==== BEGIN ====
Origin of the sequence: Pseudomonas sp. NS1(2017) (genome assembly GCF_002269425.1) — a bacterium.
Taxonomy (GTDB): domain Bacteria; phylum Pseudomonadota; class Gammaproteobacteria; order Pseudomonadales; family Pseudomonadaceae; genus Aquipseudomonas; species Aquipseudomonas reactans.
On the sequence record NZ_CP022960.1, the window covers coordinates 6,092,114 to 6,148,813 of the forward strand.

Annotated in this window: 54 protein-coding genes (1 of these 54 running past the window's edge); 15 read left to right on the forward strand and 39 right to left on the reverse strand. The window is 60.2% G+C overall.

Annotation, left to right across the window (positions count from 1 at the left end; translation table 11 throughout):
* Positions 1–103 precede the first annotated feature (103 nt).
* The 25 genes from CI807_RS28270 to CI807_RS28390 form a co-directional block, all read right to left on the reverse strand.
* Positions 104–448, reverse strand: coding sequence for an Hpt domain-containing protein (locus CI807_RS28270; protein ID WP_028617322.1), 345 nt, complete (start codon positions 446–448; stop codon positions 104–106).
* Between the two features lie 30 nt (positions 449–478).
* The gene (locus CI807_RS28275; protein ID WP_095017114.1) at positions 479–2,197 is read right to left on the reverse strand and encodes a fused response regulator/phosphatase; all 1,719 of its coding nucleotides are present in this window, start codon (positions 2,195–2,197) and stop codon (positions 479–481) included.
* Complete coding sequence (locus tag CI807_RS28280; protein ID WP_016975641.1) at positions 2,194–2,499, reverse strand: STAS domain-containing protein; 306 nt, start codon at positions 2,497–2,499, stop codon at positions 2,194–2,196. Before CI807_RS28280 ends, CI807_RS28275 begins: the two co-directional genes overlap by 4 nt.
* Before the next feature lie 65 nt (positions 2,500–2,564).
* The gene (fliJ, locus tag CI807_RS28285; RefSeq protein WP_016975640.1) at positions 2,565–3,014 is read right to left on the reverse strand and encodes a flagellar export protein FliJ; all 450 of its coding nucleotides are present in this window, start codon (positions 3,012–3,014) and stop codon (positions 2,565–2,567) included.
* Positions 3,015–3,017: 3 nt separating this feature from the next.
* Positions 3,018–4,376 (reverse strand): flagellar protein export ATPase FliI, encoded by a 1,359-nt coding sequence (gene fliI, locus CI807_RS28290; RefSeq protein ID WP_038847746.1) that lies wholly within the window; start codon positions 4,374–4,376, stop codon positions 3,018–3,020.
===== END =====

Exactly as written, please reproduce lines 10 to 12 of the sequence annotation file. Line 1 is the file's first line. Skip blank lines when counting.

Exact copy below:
* The gene (locus CI807_RS28275; protein ID WP_095017114.1) at positions 479–2,197 is read right to left on the reverse strand and encodes a fused response regulator/phosphatase; all 1,719 of its coding nucleotides are present in this window, start codon (positions 2,195–2,197) and stop codon (positions 479–481) included.
* Complete coding sequence (locus tag CI807_RS28280; protein ID WP_016975641.1) at positions 2,194–2,499, reverse strand: STAS domain-containing protein; 306 nt, start codon at positions 2,497–2,499, stop codon at positions 2,194–2,196. Before CI807_RS28280 ends, CI807_RS28275 begins: the two co-directional genes overlap by 4 nt.
* Before the next feature lie 65 nt (positions 2,500–2,564).